Lothian and Borders Police has become the latest force in Scotland to introduce Taser stun guns.
Two people have been overpowered with Tasers in Scotland
The weapons were made available to officers in the Strathclyde Police area in September 2005.
Officers in Dumfries and Galloway and Northern Constabulary have also been trained in their use, the Assocation of Chief Police Officers in Scotland said.
Human rights campaigners have spoken out against the use of Tasers following the deaths of several people in the US.
Most forces in England and Wales have begun using the weapons, which are intended as a less lethal alternative to firearms.
The weapons discharge an electrical charge and are designed to incapacitate rather than cause serious injury to a person.
Ian Dickinson, Assistant Chief Constable of Lothian and Borders Police, said the guns would be deployed alongside firearms to deter dangerous individuals.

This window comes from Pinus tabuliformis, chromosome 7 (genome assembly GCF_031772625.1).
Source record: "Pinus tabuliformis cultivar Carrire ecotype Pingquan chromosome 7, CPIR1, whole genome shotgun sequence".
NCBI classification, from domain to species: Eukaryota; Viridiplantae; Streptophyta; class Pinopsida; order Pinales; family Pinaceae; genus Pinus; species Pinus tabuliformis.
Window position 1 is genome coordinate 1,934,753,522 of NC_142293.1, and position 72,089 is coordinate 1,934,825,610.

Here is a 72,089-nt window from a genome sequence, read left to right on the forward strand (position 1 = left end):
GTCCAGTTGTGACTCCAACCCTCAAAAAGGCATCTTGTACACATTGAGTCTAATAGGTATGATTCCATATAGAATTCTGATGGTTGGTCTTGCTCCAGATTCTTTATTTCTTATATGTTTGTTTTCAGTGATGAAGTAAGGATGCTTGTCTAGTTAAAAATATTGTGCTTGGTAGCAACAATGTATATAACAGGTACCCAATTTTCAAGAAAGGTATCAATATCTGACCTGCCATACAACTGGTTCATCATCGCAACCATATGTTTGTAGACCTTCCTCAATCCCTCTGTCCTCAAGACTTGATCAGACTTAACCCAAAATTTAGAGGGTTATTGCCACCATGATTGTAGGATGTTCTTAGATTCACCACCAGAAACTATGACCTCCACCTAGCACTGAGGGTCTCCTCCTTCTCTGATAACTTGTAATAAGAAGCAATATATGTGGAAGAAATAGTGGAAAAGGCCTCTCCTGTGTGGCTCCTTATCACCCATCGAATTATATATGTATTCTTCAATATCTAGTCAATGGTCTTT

He said experience elsewhere showed that most suspects, when faced with a warning from officers and the red Taser light, immediately surrendered.
"Armed officers often need to deal with people who are threatening officers' lives or the life of an innocent person," said Mr Dickinson.
"When armed officers are faced with such a threat they do not know, and cannot know, exactly how serious and dangerous it is.
"Having a Taser available gives officers the option of dealing with the threat to life without having to resort to use of a firearm which carries a risk of killing the individual."
Two people have been temporarily disabled with Tasers since they were introduced in the Strathclyde force area.
The suspects were overpowered by officers at filling stations in North Lanarkshire and Glasgow in separate incidents last November.